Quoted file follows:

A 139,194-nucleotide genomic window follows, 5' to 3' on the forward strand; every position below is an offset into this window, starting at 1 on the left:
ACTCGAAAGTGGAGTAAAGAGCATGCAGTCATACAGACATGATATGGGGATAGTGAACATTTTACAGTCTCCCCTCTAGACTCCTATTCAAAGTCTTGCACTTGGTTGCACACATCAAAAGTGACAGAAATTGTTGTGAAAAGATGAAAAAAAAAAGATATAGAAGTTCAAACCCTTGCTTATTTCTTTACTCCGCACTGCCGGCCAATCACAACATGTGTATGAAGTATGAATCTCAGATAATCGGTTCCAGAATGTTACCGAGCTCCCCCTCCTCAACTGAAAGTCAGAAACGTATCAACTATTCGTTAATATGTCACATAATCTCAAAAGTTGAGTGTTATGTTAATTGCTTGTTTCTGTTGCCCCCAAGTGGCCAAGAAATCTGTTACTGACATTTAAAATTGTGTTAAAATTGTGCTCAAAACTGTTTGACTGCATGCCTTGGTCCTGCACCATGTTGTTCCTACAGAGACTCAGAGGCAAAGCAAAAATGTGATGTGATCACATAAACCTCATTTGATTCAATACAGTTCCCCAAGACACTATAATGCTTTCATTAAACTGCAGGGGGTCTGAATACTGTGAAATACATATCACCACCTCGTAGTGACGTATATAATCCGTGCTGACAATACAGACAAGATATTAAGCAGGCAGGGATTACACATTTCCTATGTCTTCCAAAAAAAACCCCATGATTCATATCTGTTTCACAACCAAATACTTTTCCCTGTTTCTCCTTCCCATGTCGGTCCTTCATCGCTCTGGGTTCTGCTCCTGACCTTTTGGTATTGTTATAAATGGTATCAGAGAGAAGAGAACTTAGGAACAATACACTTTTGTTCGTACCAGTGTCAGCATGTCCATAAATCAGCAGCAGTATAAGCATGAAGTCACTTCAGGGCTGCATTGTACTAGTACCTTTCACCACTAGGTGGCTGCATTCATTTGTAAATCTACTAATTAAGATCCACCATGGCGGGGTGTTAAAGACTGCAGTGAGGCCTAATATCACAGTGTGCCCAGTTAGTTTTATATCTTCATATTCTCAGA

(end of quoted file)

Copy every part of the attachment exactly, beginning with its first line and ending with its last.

A 139,194-nucleotide genomic window follows, 5' to 3' on the forward strand; every position below is an offset into this window, starting at 1 on the left:
ACTCGAAAGTGGAGTAAAGAGCATGCAGTCATACAGACATGATATGGGGATAGTGAACATTTTACAGTCTCCCCTCTAGACTCCTATTCAAAGTCTTGCACTTGGTTGCACACATCAAAAGTGACAGAAATTGTTGTGAAAAGATGAAAAAAAAAAGATATAGAAGTTCAAACCCTTGCTTATTTCTTTACTCCGCACTGCCGGCCAATCACAACATGTGTATGAAGTATGAATCTCAGATAATCGGTTCCAGAATGTTACCGAGCTCCCCCTCCTCAACTGAAAGTCAGAAACGTATCAACTATTCGTTAATATGTCACATAATCTCAAAAGTTGAGTGTTATGTTAATTGCTTGTTTCTGTTGCCCCCAAGTGGCCAAGAAATCTGTTACTGACATTTAAAATTGTGTTAAAATTGTGCTCAAAACTGTTTGACTGCATGCCTTGGTCCTGCACCATGTTGTTCCTACAGAGACTCAGAGGCAAAGCAAAAATGTGATGTGATCACATAAACCTCATTTGATTCAATACAGTTCCCCAAGACACTATAATGCTTTCATTAAACTGCAGGGGGTCTGAATACTGTGAAATACATATCACCACCTCGTAGTGACGTATATAATCCGTGCTGACAATACAGACAAGATATTAAGCAGGCAGGGATTACACATTTCCTATGTCTTCCAAAAAAAACCCCATGATTCATATCTGTTTCACAACCAAATACTTTTCCCTGTTTCTCCTTCCCATGTCGGTCCTTCATCGCTCTGGGTTCTGCTCCTGACCTTTTGGTATTGTTATAAATGGTATCAGAGAGAAGAGAACTTAGGAACAATACACTTTTGTTCGTACCAGTGTCAGCATGTCCATAAATCAGCAGCAGTATAAGCATGAAGTCACTTCAGGGCTGCATTGTACTAGTACCTTTCACCACTAGGTGGCTGCATTCATTTGTAAATCTACTAATTAAGATCCACCATGGCGGGGTGTTAAAGACTGCAGTGAGGCCTAATATCACAGTGTGCCCAGTTAGTTTTATATCTTCATATTCTCAGA